OR WAIT null SECS
A modern portable Raman instrument equipped with a 1064-nm laser is compared to one using a 785-nm laser for the identification of counterfeit pharmaceuticals.
The counterfeiting of pharmaceuticals is a global issue that is expanding each year. The severity of drugs counterfeited has increased from lifestyle drugs to include lifesaving (such as anticancer) types in recent times. The miniaturization of instrumentation has led to out-of-laboratory analysis for product authentication. Raman spectroscopy is ideal for pharmaceutical identifications and has been proven to detect counterfeit drugs. Portable instruments are available with dispersive technology and laser excitation at 785 nm for remote analysis. This study compares a modern portable Raman instrument equipped with a 1064-nm laser with one using a 785-nm laser. It is shown that authentic tablets are distinguished from the counterfeit tablets nondestructively, without the need to remove tablet coating.
Counterfeit medications are a problem globally, both in developing countries and developed nations. It is estimated that more than 10% of the global market is made up of counterfeits, with that number varying widely based on geographic region. Recently, there have been more reports of counterfeit lifesaving (for example, anticancer) types of drugs, not just the lifestyle drugs that made up much of the counterfeit market in the past (1,2). Fast, easy, and reliable methods to identify counterfeit drugs are crucial to reducing this problem. Raman spectroscopy is sensitive to molecular vibrations and as such is highly specific to the material that is measured. This makes Raman spectroscopy ideal for pharmaceutical identifications, and it has been proven to detect counterfeit drugs (3–6). The development of miniaturized portable Raman instruments in recent years has led to out-of-laboratory analysis for product authentication, which makes counterfeit identification practical at many different points in the supply chain and allows for faster detection and shut down of counterfeiting operations.
This study compares Raman spectra measured from two different portable Raman spectrometers: one with the more traditionally used 785-nm excitation and the other with the more recently developed 1064-nm excitation. It looks at the specificity of the Raman spectra from the different excitation wavelengths as well as the ability to measure nondestructively through tablet coatings and original medication packaging with no sample preparation.
Samples were analyzed with two different instruments. Measurements obtained with 1064-nm laser excitation were done using a Rigaku Xantus-2 portable Raman instrument equipped with a cooled InGaAs detector. Measurements with the 785-nm laser excitation were performed using a portable Raman instrument equipped with a charge-coupled device (CCD) detector. For both instruments, a laser power of 300 mW was used.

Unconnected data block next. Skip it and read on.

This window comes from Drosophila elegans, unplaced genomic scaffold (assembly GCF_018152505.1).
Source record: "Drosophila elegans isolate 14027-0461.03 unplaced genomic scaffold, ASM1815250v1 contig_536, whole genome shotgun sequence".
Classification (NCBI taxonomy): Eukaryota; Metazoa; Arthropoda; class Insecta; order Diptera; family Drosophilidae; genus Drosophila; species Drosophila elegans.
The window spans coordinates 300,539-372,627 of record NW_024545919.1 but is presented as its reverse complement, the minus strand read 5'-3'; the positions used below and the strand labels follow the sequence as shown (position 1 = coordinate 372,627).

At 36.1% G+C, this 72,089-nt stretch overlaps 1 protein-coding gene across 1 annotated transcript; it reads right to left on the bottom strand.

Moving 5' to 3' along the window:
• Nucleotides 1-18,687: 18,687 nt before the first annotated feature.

Samples were measured in a variety of physical shapes: capsules, powders, tablets, and original vials containing powders. Samples that were capsules or powders were transferred to borosilicate vials and measured through glass vials using each instrument's specific vial holder. Tablets and powders in original vials were measured as is with each instrument's on-board point-and-shoot tip. Samples of authentic and counterfeit products used were: Alli (orlistat), Viagra (sildenafil citrate), and Duphaston (dydrogesterone). Authentic products were purchased from bona-fide pharmacies; counterfeits originated in Asia.
Raman data were reviewed post calibration from 300 to 1800 cm-1 using Thermo Omnic software (version 8.2), or with Igor Pro software (version 6.22A).
Comparison of 785-nm and 1064-nm Excitation
To obtain the best possible Raman spectra for the genuine samples, each of the authentic orlistat, sildenafil citrate, and dydrogesterone samples were measured with both the 785-nm and 1064-nm excitation instruments. Figure 1 shows the spectra for a genuine capsule of the weight loss medication orlistat collected with both 785-nm and 1064-nm excitation. The spectra are shown in the optimal comparative working range of 300–1800 cm-1. The spectrum collected with 785-nm excitation shows significant fluorescence as observed in the broad y-axis curvature. This fluorescence makes it difficult to see the sharper Raman peaks that are present on top of this curvature, and very significantly reduces the dynamic range available for the Raman signal. For many samples, fluorescence may be reduced by moving to a longer excitation wavelength. This is seen with the orlistat sample measured with 1064-nm excitation. The fluorescence is greatly reduced by moving to the 1064-nm excitation, thereby improving the Raman spectral quality and specificity, which makes the genuine sample easier to identify. Similar results were seen when authentic sildenafil citrate and dydrogesterone samples were measured with both the 785-nm and 1064-nm excitation instruments (data not shown).
Figure 1: Genuine orlistat (Alli) Raman spectra collected with a 785-nm excitation instrument and a 1064-nm excitation instrument.
1064-nm Excitation for Distinguishing Authentic and Counterfeit Pharmaceuticals
The significance of the improved Raman spectral quality obtained with the 1064 nm excitation is evident by the comparison of the authentic product with the counterfeit. Authentic orlistat (60 mg) spectral data were overlaid directly with the counterfeit spectral data. The differences are clearly visible between the authentic and counterfeit samples measured with 1064-nm excitation, as shown in Figure 2. These differences can be seen without the need for further data treatment or chemometrics (such as principal components analysis).
Figure 2: Authentic and counterfeit orlistat (Alli) capsule blend scanned using 1064-nm excitation, viewed with offset intensity.
Authentic and counterfeit versions of sildenafil citrate, which is used for the treatment of erectile dysfunction and pulmonary arterial hypertension, were also measured with 1064-nm excitation. These spectra are shown in Figure 3. The counterfeit and authentic versions of the sildenafil citrate are also easily distinguishable by sight. The differences between the genuine and the counterfeit can be seen at many different frequencies. In fact, the primary peaks that are similar between the two spectra are the triplet at low frequency which is characteristic of TiO2, a common ingredient in tablet coatings.
Figure 3: Offset spectra of an authentic 50-mg sildenafil citrate (Viagra) tablet and a counterfeit tablet measured with 1064-nm excitation.